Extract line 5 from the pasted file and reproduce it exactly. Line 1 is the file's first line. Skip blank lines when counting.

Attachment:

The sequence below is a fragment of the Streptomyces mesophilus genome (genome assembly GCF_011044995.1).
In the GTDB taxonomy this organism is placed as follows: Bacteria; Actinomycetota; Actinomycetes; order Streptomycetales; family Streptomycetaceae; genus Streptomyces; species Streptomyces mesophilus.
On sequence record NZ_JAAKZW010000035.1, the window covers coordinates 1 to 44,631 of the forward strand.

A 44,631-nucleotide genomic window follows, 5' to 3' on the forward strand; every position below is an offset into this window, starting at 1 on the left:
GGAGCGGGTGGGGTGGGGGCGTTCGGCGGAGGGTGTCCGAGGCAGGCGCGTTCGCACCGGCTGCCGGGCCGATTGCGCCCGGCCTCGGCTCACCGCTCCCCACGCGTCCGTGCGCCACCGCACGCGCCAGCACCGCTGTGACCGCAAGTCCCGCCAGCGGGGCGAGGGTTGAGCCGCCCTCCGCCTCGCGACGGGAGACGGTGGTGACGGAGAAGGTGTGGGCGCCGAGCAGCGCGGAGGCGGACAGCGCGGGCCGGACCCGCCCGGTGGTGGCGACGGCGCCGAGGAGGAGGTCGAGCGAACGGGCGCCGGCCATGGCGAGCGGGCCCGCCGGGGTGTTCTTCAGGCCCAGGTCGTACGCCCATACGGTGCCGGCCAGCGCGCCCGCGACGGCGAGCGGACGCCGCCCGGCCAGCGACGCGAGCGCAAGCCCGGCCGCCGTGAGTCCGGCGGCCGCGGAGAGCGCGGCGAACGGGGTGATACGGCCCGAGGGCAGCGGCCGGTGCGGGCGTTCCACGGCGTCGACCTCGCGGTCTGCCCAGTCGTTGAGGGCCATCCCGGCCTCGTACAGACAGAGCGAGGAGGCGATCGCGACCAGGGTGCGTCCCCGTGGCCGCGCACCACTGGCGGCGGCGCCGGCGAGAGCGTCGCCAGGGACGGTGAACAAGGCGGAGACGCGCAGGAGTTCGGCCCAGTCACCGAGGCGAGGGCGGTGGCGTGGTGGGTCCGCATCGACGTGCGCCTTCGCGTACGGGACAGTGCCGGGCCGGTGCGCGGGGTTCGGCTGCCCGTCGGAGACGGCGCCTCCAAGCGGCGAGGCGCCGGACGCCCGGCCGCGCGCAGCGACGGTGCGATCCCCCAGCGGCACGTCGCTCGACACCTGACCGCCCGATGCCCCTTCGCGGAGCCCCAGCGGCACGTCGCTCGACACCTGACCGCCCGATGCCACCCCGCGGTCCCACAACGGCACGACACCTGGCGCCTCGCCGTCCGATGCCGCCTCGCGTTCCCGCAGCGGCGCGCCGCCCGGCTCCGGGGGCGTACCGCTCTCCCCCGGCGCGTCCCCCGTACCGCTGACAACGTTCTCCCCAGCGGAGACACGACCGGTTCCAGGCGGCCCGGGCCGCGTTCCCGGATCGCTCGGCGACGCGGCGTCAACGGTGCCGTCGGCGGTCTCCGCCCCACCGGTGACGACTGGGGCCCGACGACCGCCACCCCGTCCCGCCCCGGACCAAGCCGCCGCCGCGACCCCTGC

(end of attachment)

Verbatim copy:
GGAGCGGGTGGGGTGGGGGCGTTCGGCGGAGGGTGTCCGAGGCAGGCGCGTTCGCACCGGCTGCCGGGCCGATTGCGCCCGGCCTCGGCTCACCGCTCCCCACGCGTCCGTGCGCCACCGCACGCGCCAGCACCGCTGTGACCGCAAGTCCCGCCAGCGGGGCGAGGGTTGAGCCGCCCTCCGCCTCGCGACGGGAGACGGTGGTGACGGAGAAGGTGTGGGCGCCGAGCAGCGCGGAGGCGGACAGCGCGGGCCGGACCCGCCCGGTGGTGGCGACGGCGCCGAGGAGGAGGTCGAGCGAACGGGCGCCGGCCATGGCGAGCGGGCCCGCCGGGGTGTTCTTCAGGCCCAGGTCGTACGCCCATACGGTGCCGGCCAGCGCGCCCGCGACGGCGAGCGGACGCCGCCCGGCCAGCGACGCGAGCGCAAGCCCGGCCGCCGTGAGTCCGGCGGCCGCGGAGAGCGCGGCGAACGGGGTGATACGGCCCGAGGGCAGCGGCCGGTGCGGGCGTTCCACGGCGTCGACCTCGCGGTCTGCCCAGTCGTTGAGGGCCATCCCGGCCTCGTACAGACAGAGCGAGGAGGCGATCGCGACCAGGGTGCGTCCCCGTGGCCGCGCACCACTGGCGGCGGCGCCGGCGAGAGCGTCGCCAGGGACGGTGAACAAGGCGGAGACGCGCAGGAGTTCGGCCCAGTCACCGAGGCGAGGGCGGTGGCGTGGTGGGTCCGCATCGACGTGCGCCTTCGCGTACGGGACAGTGCCGGGCCGGTGCGCGGGGTTCGGCTGCCCGTCGGAGACGGCGCCTCCAAGCGGCGAGGCGCCGGACGCCCGGCCGCGCGCAGCGACGGTGCGATCCCCCAGCGGCACGTCGCTCGACACCTGACCGCCCGATGCCCCTTCGCGGAGCCCCAGCGGCACGTCGCTCGACACCTGACCGCCCGATGCCACCCCGCGGTCCCACAACGGCACGACACCTGGCGCCTCGCCGTCCGATGCCGCCTCGCGTTCCCGCAGCGGCGCGCCGCCCGGCTCCGGGGGCGTACCGCTCTCCCCCGGCGCGTCCCCCGTACCGCTGACAACGTTCTCCCCAGCGGAGACACGACCGGTTCCAGGCGGCCCGGGCCGCGTTCCCGGATCGCTCGGCGACGCGGCGTCAACGGTGCCGTCGGCGGTCTCCGCCCCACCGGTGACGACTGGGGCCCGACGACCGCCACCCCGTCCCGCCCCGGACCAAGCCGCCGCCGCGACCCCTGC